Country and capital :
Full name Kingdom of Spain
Capital city Madrid
Government type Parliamentary monarchy
Head of state King Juan Carlos I
Head of government Prime Minister Jose Luis Rodriguez Zapatero
Population : 40.5 million
Currency : Euro
GDP per capita (PPP) : $33,700
Demographic details :
Ethnic composition Mediterranean and Nordics
Major religions Roman Catholic (94%) and Others (6%)
Country area 499,542 sq km
Language : Castilian Spanish (official), Catalan, Galician and Basque.
Exports : Machinery, motor vehicles, foodstuffs, pharmaceuticals, medicines, and other consumer goods
Imports : Machinery and equipment, fuels, chemicals, semi-finished goods, foodstuffs, consumer goods, measuring and medical control instruments
Map of Spain
The country analysis report on Spain provides a wide array of analytical inputs to analyze the country’s performance, and the objective is to help the reader to make business decisions and prepare for the future. The report on Spain analyzes the political, economic, social, technological, legal and environmental (PESTLE) structure of Spain. The report provides a holistic view of Spain from historical, current and future perspective. Insightful analysis on critical current and future issues is presented through detailed SCPT (strengths, challenges, prospects and threats /risks) analysis for each of the PESTLE segments.
EU membership has given the country an opportunity to undertake measures to meet the environmental and technological standards of its EU peers. The country’s performance on environmental indicators, despite lagging behind other EU nations, has shown improvement.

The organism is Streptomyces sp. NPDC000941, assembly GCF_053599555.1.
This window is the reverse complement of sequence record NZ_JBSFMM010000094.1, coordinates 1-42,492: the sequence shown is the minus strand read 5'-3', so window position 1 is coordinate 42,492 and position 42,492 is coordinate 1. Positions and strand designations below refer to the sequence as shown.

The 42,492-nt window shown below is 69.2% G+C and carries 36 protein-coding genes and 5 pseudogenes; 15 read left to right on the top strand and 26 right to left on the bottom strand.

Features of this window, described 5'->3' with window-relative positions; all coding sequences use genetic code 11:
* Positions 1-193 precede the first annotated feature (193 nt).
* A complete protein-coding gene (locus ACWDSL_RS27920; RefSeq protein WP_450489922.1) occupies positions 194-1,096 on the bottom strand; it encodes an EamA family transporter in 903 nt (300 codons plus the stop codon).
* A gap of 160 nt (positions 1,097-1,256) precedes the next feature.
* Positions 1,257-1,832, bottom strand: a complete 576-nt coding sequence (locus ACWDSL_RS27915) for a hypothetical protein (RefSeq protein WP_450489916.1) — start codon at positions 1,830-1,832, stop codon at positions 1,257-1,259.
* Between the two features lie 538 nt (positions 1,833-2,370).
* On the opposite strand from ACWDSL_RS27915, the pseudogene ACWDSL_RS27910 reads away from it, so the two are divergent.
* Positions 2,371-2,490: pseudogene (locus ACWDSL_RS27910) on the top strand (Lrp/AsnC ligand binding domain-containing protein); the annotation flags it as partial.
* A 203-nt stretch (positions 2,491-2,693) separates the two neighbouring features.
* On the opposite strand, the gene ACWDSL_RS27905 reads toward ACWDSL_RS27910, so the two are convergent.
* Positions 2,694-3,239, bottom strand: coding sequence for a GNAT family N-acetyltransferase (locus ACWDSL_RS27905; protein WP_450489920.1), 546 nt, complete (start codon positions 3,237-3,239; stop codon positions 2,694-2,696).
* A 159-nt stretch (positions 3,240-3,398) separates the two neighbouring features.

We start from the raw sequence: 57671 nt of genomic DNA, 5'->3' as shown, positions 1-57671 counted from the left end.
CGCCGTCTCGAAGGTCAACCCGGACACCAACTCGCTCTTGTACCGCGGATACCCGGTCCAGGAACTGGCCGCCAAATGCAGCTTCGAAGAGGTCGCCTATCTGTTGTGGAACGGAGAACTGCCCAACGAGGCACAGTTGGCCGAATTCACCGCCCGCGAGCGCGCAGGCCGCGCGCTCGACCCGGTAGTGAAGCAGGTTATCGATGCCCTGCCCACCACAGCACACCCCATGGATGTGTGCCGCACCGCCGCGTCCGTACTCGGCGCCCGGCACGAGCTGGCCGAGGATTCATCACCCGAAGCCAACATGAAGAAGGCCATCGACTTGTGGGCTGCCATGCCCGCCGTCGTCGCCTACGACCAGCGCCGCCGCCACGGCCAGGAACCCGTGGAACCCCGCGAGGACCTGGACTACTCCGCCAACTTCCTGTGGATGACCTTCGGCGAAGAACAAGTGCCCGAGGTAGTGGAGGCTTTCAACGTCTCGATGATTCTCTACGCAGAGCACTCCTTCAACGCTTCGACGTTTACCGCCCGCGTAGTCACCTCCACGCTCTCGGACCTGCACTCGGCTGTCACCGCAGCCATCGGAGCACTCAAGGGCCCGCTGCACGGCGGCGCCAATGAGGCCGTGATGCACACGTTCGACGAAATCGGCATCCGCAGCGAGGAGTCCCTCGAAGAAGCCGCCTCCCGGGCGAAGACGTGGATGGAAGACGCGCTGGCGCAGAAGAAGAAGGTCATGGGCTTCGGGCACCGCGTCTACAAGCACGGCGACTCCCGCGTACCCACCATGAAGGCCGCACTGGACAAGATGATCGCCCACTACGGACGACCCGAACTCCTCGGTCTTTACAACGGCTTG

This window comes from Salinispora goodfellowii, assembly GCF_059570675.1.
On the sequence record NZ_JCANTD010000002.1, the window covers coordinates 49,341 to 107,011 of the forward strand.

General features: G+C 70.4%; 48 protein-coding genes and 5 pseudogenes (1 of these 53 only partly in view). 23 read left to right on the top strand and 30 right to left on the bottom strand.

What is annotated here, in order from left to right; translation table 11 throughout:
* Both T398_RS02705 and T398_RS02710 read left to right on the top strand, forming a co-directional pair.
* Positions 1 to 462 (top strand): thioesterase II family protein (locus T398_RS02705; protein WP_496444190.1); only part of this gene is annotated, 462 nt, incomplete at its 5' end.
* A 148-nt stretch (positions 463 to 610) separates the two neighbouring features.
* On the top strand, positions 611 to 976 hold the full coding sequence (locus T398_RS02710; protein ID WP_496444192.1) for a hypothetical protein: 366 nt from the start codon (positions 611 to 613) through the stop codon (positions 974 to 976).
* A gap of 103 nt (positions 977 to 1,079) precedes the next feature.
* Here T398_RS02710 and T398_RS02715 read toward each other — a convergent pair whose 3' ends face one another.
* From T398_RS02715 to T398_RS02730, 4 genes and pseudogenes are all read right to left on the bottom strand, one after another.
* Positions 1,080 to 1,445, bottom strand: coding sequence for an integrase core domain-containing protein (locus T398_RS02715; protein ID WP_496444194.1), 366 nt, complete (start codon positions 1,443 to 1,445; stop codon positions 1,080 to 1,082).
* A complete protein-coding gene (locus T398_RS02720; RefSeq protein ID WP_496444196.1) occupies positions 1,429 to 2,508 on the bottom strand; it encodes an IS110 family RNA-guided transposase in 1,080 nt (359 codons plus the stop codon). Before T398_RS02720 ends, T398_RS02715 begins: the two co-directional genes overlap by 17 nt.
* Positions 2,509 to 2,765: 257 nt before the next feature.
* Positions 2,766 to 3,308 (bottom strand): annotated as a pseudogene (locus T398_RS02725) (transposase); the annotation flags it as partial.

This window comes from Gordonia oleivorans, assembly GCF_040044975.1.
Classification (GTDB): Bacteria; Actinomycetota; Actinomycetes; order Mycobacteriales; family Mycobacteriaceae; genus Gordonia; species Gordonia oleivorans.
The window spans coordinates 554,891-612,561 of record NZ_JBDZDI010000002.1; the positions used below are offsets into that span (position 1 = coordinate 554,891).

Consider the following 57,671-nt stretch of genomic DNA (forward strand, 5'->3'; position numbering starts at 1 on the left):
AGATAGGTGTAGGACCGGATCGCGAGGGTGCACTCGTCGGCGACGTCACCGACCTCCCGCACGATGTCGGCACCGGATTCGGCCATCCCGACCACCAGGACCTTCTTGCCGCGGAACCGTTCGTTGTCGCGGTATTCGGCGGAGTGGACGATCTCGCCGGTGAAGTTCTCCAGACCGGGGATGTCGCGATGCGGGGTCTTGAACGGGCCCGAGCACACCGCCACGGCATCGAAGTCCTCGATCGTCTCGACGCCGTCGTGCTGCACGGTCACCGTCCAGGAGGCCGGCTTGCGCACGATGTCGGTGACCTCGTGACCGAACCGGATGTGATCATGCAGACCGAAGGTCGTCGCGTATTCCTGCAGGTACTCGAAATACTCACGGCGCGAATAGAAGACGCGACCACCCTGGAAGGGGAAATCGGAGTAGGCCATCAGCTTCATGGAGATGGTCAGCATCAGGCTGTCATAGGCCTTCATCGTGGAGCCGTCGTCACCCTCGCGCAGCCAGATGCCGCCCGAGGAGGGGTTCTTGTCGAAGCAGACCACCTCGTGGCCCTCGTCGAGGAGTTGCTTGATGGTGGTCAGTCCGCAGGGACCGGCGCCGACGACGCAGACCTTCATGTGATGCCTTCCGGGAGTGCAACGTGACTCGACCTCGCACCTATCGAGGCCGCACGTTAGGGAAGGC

PESTLE analysis of Spain identifies issues that affect the country’s performance through the prism of current strengths (strengths), current challenges (weaknesses), future prospects (opportunities) and future risks (threats).
Spain’s transition from monarchy to democratic nation involved numerous political upheavals. After the French and British rule, the nation passed into a dictatorial regime under the leadership of a fascist dictator, General Francisco Franco. After Franco’s death, Spain embarked on the path to democracy, and a modern constitution based on rules of law was promulgated in 1978. The initial years of democracy were dominated by two distinct ideologies; those of the center right PP, and those of the center left PSOE. The PSOE received popular support in the early years of democracy as it was seen as a viable alternative to the PP, whose image was sullied because of its perceived closeness to Franco’s regime.
After failing to win in first four consecutive elections, the PP emerged as the largest single grouping in 1996 elections, allowing it to form a coalition government with some smaller regional parties. In 2000, leveraging strong economic growth, the PP returned to power with an absolute majority. Despite its economic successes, the PP’s two-term Prime Minister Jose Maria Aznar has seen his domestic popularity decline due to his support for the US’s Iraq policy. The PSOE came to power in the 2004 and 2008 elections under the leadership of Jose Zapatero. The new government initiated policies for economic reforms along with the process of fiscal discipline. The economic recession of the country has put tremendous pressure on the survival of the government because of declining public support. The ruling party’s relation with its coalition...